• We ignore the effect of path compression on tree
heights to simplify U-by-rank
• U-by-rank alone gives O(MlgN)
• U-by-rank path compression gives O(M?(N))
• ? inverse Ackermann function
• ?(N) ? 5 for practically large N

26
• What is a tree?
• Disjoint sets
• Minimum spanning trees
• Various tree topics

27
Minimum spanning trees
• Given a connected graph G (V, E), a spanning
tree of G is a graph T such that
• T is a subgraph of G
• T is a tree
• T contains every vertex of G
• A connected graph must have at least one spanning
tree

28
Minimum spanning trees
• Given a weighted connected graph G, a minimum
spanning tree T of G is a spanning tree of G
with minimum total edge weight
• Application Minimizing the total length of wires
needed to connect up a collection of computers

29
Minimum spanning trees
• Two algorithms
• Kruskals algorithm
• Prims algorithm

30
Kruskals algorithm
• Choose edges in ascending weight greedily, while
preventing cycles

31
Kruskals algorithm
• Algorithm
• T is an empty set
• Sort the edges in G by their weights
• For (in ascending weight) each edge e do
• If T ? e is acyclic then
• Return T

32
Kruskals algorithm
• How to detect a cycle?
• Depth-first search (DFS)
• O(V) per check
• O(VE) overall
• Disjoint set
• Vertices are balls, connected components are bags

33
Kruskals algorithm
• Algorithm (using disjoint-set)
• T is an empty set
• Create bags 1, 2, , V
• Sort the edges in G by their weights
• For (in ascending weight) each edge e do
• Suppose e connects vertices x and y
• If Find(x) ? Find(y) then
• Add e to T, then Union(Find(x), Find(y))
• Return T

34
Kruskals algorithm
• The improved time complexity is O(ElgV)
• The bottleneck is sorting

35
Prims algorithm
• In Kruskals algorithm, the MST-in-progress
scatters around
• Prims algorithm grows the MST from a seed
• Prims algorithm iteratively chooses the lightest
grow-able edge
• A grow-able edge connects a grown vertex and a
non-grown vertex

36
Prims algorithm
• Algorithm
• Let seed be any vertex, and Grown seed
• Initially T is an empty set
• Repeat V-1 times
• Let e(x,y) be the lightest grow-able edge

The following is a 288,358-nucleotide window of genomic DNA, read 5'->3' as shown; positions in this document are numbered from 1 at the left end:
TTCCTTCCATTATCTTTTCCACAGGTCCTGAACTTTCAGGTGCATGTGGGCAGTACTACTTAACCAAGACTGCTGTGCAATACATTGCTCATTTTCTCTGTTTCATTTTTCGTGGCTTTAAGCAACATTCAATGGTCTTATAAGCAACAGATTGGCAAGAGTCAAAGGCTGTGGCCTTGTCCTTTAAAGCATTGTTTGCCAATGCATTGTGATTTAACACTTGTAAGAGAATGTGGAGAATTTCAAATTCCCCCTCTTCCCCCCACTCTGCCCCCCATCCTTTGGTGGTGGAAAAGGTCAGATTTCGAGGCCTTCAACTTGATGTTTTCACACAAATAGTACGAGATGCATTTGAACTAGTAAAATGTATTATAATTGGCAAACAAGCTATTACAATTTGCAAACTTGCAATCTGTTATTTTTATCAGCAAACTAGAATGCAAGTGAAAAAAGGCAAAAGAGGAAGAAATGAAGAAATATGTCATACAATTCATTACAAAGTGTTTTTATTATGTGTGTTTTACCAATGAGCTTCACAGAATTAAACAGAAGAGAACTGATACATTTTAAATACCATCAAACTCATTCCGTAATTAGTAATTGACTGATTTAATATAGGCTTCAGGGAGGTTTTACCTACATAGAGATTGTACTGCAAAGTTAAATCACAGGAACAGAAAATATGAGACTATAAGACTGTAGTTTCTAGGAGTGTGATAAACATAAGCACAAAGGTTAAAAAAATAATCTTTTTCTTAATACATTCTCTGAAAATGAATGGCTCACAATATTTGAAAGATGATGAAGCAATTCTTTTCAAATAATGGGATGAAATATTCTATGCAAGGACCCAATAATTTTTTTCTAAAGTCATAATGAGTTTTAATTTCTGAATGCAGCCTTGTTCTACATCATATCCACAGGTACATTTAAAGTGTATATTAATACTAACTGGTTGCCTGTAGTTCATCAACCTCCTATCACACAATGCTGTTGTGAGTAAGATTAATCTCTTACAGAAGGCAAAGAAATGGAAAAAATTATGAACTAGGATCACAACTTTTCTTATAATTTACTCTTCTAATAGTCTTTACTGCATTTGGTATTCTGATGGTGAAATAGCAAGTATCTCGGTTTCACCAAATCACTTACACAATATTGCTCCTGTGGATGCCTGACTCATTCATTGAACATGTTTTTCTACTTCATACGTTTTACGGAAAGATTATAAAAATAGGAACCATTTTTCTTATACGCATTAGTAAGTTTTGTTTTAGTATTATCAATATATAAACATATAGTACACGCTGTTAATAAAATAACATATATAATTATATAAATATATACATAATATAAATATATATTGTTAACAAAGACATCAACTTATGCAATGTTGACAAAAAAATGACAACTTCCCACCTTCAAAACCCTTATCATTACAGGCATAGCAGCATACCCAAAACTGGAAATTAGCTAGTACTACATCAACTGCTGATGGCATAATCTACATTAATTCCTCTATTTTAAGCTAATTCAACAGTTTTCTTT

• Add x and y to Grown
• Return T

37
Prims algorithm
• How to find the lightest grow-able edge?
• Check all (grown, non-grown) vertex pairs
• Too slow
• Each non-grown vertex x keeps a value nearestx,
which is the weight of the lightest edge
connecting x to some grown vertex
• Nearestx ? if no such edge

38
Prims algorithm
• How to use nearest?
• Grow the vertex (x) with the minimum
nearest-value
• Which edge? Keep track on it!
• Since x has just been grown, we need to update
the nearest-values of all non-grown vertices
• Only need to consider edges incident to x

39
Prims algorithm
• Try to program Prims algorithm
• You may find that its very similar to Dijkstras
algorithm for finding shortest paths!
• Almost only a one-line difference

40
Prims algorithm
• Per round...
• Finding minimum nearest-value O(V)
• Updating nearest-values O(V) (Overall O(E))
• Overall O(V2E) O(V2) time
• Using a binary heap,
• O(lgV) per Finding minimum
• O(lgV) per Updating
• Overall O(ElgV) time

41
MST Extensions
• Second-best MST
• We dont want the best!
• Online MST
• See IOI2003 Path Maintenance
• Minimum bottleneck spanning tree
• The bottleneck of a spanning tree is the weight
of its maximum weight edge
• An algorithm that runs in O(VE) exists

42
MST Extensions (NP-Hard)
• Minimum Steiner Tree
• No need to connect all vertices, but at least a
given subset B ? V
• Degree-bounded MST
• Every vertex of the spanning tree must have
degree not greater than a given value K
• For a discussion of NP-hardness, please attend
Talk Introduction to Complexity Theory on 3 June

43
• What is a tree?
• Disjoint sets
• Minimum spanning trees
• Various tree topics

44
Various tree topics (List)
• Tree isomorphism
• Canonical representation
• Prüfer code
• Lowest common ancestor (LCA)
• Counting spanning trees

45